I don’t remember the details of the “tour” so much as its tone. It was like being on a Hollywood bus with the guide pointing out the homes of various stars, directors, producers, and up-and-coming talents. But instead of mentioning pictures, roles, and awards, the agent was talking about missing persons, murders, and connections. (By the way, the mansions were just as large and impressive as one sees in the “Godfather” movies; I just don’t remember the trees being so large 50 years ago.)
I have no idea whether the agent was just expressing his frustration to a former co-worker (i.e., my mother) that he couldn’t do anything under the law against these threats, or whether he actually was trying to get a message across to the “next generation”: “These people exist. They are real. No matter how much they may appear to share our common moralities, they play by the rules of our civilization only when it is convenient to their purposes, and their purposes always consider us outside their tribe and family”.
Kent Kiehl, who grew up down the street from serial killer Ted Bundy, made his career the study of psychopathic personalities in order to improve their treatment. He notes that true psychopaths make up about one per cent of the American population, although they make up a much larger fraction of the prison population. He is clearly an empathetic liberal, since a conservative would not be reassured by the notion that we share the country with a mere 3.4 million psychopaths (not counting lesser, but related, forms such as narcissistic personality disorder), nor that we share a world with “virile” leaders like Assad who are perfectly within the moral understanding of their own cultures’ evolution, but psychopathic by our norms.
Demonizing a psychopath is, of course, redundant. Yet, the psychopathy is not always apparent when early recognition is most important, and doubts about integrity can be easily explained away for the incurious. Surely there must be some legitimate explanation other than conquest for Julius Caesar to lead his legion across the understood boundary of Rome! What was true couldn’t — psychologically — be accepted as true.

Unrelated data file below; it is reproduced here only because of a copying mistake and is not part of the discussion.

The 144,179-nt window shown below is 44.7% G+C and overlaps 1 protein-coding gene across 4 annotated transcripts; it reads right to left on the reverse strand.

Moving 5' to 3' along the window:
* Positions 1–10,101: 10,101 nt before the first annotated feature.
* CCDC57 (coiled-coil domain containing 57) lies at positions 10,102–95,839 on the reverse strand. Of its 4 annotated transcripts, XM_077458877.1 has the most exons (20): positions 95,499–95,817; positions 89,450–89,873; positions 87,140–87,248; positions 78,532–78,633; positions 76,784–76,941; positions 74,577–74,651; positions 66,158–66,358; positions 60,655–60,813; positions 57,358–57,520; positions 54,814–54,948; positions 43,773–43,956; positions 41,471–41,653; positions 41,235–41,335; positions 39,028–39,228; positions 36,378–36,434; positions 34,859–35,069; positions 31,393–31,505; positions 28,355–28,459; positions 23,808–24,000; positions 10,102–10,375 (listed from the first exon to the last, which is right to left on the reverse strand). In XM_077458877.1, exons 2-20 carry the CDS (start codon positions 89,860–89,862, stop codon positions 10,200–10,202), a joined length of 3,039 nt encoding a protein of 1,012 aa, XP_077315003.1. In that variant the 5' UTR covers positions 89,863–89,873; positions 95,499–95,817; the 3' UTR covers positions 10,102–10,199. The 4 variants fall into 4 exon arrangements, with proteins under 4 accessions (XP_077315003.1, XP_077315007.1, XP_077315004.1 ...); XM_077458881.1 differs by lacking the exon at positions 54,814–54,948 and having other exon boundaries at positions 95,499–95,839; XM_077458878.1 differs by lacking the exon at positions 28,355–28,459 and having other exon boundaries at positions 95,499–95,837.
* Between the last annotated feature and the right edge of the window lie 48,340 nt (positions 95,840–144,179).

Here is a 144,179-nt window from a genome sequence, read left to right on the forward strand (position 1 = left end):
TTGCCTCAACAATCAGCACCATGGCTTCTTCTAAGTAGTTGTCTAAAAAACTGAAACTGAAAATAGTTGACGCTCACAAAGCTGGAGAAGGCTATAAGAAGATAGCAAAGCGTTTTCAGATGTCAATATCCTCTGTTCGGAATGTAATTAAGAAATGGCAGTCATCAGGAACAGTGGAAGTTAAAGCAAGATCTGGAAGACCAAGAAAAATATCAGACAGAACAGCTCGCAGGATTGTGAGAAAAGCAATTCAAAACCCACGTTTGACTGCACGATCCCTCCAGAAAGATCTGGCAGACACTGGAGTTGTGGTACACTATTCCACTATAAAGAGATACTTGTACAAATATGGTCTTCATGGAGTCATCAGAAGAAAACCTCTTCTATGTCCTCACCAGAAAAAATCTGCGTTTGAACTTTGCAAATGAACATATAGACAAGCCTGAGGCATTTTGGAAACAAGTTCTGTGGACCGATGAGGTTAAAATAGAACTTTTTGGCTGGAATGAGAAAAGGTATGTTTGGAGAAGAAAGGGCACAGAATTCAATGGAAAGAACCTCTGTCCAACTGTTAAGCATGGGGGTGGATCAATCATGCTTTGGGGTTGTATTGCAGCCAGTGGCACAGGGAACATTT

Even Al Capone had something of a “Robin Hood” reputation among many common people when he gained control over the Chicago mob, and politicians on his payroll were eager to provide him cover until a particularly brutal mass murder exposed him to the public for what he’d always been. Despite intense law enforcement pressure at local, state, and Federal levels, political corruption within Chicago has never been successfully eradicated.
Kiehl’s observations of psychopaths are therefore illuminating in regard to the psychopath’s ability to hide and their profound impact when they can successfully blend in:
“Well, most psychopaths have a glibness and a superficial charm to them. It does sometimes happen that, if we don’t get a chance to read a case file before we do an interview, we might walk away thinking, “Wow, what a nice guy! I can’t believe he’s in here,” because, basically he hasn’t told you the truth about anything that has happened in his entire life.
“Then when we actually do get a chance to look at the file, it’s like you are reading about a completely different person. When you see the person again, they’ll often say: “I didn’t want to talk about the old me; I thought I’d tell you about the new me.”
In other words, to use the title of an old M. Scott Peck book, they are seemingly “People of the Lie.” They lie incessantly. They lie incoherently. When a lie is discovered, they easily slip into a lie that contradicts the lie they just told. In the extreme, they can not conceive that someone would not find it more comfortable simply to believe the lie, and when that misconception is shattered, the resort to rage can be extraordinarily disproportionate.
Kiehl further says that:
“There are probably many psychopaths out there who are not necessarily violent, but are leading very disruptive lives in the sense that they are getting involved in shady business deals, moving from job to job, or relationship to relationship, always using resources everywhere they go but never contributing. Such people inevitably leave a path of confusion, and often destruction behind them…”
“…Psychopaths normally get into so much trouble, are so impulsive and fail to consider how their behavior impacts others, that it is unlikely they would become highly successful. Nevertheless, I don’t think it is impossible for an individual with psychopathy to have a “successful” career.”